Colin Hanks on His Very Funny Key and Peele Sketch and Why Fargo Is Like Marvel

Colin Hanks. Photo: Dave Kotinsky/Getty Images

Colin Hanks didn’t show up until the last 15 minutes of Fargo’s first episode, and in that brief appearance he was introduced as a scared cop who let Billy Bob Thornton’s poorly groomed hit man make off into the night. Last week’s episode revealed that Duluth deputy Gus Grimly (tied with Lorne Malvo for best name) is also a single dad who has to back up animal control on occasion and isn’t above taking a peek at his neighbor undressing across the street. It all seems very sad, but Hanks says his character is no pushover. Vulture spoke to the actor during FX’s press tour back in January about what to expect from gloomy Gus and how he got involved with Key and Peele’s “Thug English Actor” sketch — with a Method Mad interruption in between.

I’ve watched “Thug English Actor” so many times. I refuse to delete the episode from my DVR. How did it come together?
I did a live reading of Clue where I met Jordan, and I did The Thrilling Adventure Hour with Keegan, and they both were like, “You gotta come on the show,” and I said, “I will totally come on the show. Please.” And then they actually came through. It was the most fun I’ve had. Those guys are so insanely talented. I never miss an episode. It ended up being one of the coolest things on the résumé.

What was that day like?
Jordan was actually sick, which was incredible. He was deathly ill and emitting very little energy between takes, but then he’d just come on.

Was anything improvised? 
I remember that I improvised a lot of the stuff where I’m saying just how bad an actor Jordan’s character is. “He’s really bad. I don’t believe him.” At one point I think I asked Keegan’s British actor character if he had allergies to gluten. There was all sorts of stuff. You could easily turn any one of those sketches into 20 minute opuses of nothing but improv. I instantly wished I could do it every single day.

They have recurring sketches. They could bring your director character back.
Consider this the missive I’m sending out in the world. Anytime.

How did you feel about doing Fargo: The TV Show?
Once I found out exactly what it was we were doing — and this was before I even got the job — I thought, Well, that’s the coolest thing I’ve ever heard. Someone already tried redoing the movie and it didn’t work out so well. We’ve got all-new characters, all-new stories, and in later episodes you’ll see that the show interconnects with the movie in a lot of cool ways. Anyone who is a fan of the film will dig the references we make, but anyone who is just coming fresh is going to be really, hopefully, entertained. We’re doing things really differently for TV, too. I’m only in one scene in the pilot. As a viewer I find that really refreshing.

How so?
It’s not forced storytelling. It’s not we have X amount of story that we have to tell in 42 minutes. It breathes. It takes its time. It’s not a crammed-down-your-throat scenario. As someone who watches a lot of TV, I appreciate when storytellers take their time. I’ve been trying to think of ways to describe the show to my friends, and I think it’s like how Marvel expands its universe. They’ve got that TV show [Agents of S.H.I.E.L.D.], and they throw references to the comics. We’re expanding the Fargo universe, just without capes and superpowers. We’ve got parkas and — [Method Man interrupts to give Colin a hug. To Method Man:] Good to see you, brother. I got Denver–San Francisco. [Back to me:] Okay, when he said, “I loved you on Key and Peele,” that’s when I was like, Fuck, yes. Awesome.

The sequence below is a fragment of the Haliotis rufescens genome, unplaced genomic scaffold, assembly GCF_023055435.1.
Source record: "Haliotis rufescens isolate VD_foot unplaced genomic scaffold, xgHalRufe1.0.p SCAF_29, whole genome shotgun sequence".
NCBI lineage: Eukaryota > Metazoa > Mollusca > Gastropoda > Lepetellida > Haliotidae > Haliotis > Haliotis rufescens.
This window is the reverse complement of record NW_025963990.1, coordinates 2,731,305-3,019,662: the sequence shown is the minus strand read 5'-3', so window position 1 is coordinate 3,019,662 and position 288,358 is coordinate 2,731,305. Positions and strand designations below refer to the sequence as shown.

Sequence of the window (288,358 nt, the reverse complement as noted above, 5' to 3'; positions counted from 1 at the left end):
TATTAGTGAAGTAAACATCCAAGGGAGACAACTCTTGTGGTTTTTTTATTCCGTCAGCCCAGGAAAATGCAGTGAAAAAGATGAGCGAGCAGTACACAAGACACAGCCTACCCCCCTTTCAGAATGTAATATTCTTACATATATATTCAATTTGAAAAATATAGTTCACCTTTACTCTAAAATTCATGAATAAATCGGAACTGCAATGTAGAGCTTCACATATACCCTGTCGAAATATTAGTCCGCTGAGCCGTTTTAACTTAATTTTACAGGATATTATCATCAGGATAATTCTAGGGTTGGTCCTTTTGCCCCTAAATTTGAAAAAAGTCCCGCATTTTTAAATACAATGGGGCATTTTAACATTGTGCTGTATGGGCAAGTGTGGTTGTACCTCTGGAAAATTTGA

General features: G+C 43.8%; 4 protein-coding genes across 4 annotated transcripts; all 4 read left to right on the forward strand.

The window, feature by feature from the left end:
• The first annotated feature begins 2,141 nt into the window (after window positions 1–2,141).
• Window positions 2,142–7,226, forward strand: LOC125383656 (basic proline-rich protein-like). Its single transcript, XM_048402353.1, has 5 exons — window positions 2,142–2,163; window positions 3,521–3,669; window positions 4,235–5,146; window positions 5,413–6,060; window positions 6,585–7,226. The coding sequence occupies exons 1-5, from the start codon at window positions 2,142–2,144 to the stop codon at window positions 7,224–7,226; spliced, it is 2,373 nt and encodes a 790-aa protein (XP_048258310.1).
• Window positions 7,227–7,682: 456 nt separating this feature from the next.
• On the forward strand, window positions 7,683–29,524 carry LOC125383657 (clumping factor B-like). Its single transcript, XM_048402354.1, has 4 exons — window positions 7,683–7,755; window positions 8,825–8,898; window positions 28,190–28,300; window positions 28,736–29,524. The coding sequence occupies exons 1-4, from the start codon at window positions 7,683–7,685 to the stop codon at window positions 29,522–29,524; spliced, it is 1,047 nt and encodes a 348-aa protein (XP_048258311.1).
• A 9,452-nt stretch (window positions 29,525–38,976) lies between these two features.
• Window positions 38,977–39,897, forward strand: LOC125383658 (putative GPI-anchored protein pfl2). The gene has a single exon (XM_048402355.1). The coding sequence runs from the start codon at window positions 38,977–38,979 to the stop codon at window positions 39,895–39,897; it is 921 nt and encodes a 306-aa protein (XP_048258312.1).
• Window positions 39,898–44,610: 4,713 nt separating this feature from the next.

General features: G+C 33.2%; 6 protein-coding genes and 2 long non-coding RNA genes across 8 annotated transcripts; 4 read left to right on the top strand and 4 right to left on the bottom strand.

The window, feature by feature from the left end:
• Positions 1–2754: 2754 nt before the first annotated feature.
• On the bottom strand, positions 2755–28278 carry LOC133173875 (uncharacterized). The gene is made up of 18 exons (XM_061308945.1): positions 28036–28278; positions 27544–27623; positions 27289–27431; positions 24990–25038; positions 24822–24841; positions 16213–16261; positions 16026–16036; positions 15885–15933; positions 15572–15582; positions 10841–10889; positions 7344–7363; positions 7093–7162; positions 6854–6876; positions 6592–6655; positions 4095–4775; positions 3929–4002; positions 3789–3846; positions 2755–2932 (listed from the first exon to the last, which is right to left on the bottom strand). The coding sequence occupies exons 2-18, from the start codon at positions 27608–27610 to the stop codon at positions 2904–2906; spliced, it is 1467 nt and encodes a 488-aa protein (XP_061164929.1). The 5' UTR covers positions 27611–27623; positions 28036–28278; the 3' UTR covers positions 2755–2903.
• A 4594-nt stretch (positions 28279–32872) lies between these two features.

Key and Peele is for everyone.
It’s for the children, much like Wu-Tang. It’s for the children. God, when Method Man says hello to you, everything goes right out the door. Sorry.

We’re first introduced to Gus by watching him let Lorne Malvo go. When you signed on, did you know what was coming next?
Yeah, and the thing for me that was most appealing is that Gus makes this decision in the pilot and spends the rest of his time trying to atone for that mistake. He knows that he did the wrong thing, and he’s actively trying to fix it. It’s not one of these passive characters who sits there and goes, “Oh, I don’t know what to do.” So many characters I read are blissfully unaware or they don’t try to actively do anything about their situations. They just whine. This guy admits it.

When I first watched, I thought Gus and Molly (Allison Tolman) were sort of two halves of Marge.
I will tell you that Gus has to come clean at some point, and their paths will cross.

When’s the last time you watched the movie?
I hadn’t seen it since the first time I saw it. I rewatched it one night in Calgary. The Asian guy who tries to get things going with Marge, I had completely forgotten about that and it had me in stitches.

How’s filming in Calgary been? 
The whole thing is a first for me. It was the first time I’d ever heard of a show canceling a day because it was 40 [degrees] below. The equipment didn’t work. The cables literally shattered due to cold. That exterior scene with Billy Bob was brutal. But you learn how to sandwich the toes with toe warmers. You apply heating pads to your long underwear. I haven’t had to bust out the electric vest yet, but it’s coming. Also, watching a game of Canadian football with Bob Odenkirk and Billy Bob is a fun day, so all in all, I’m having a good time.

Colin Hanks on Fargo and His Key and Peele Bit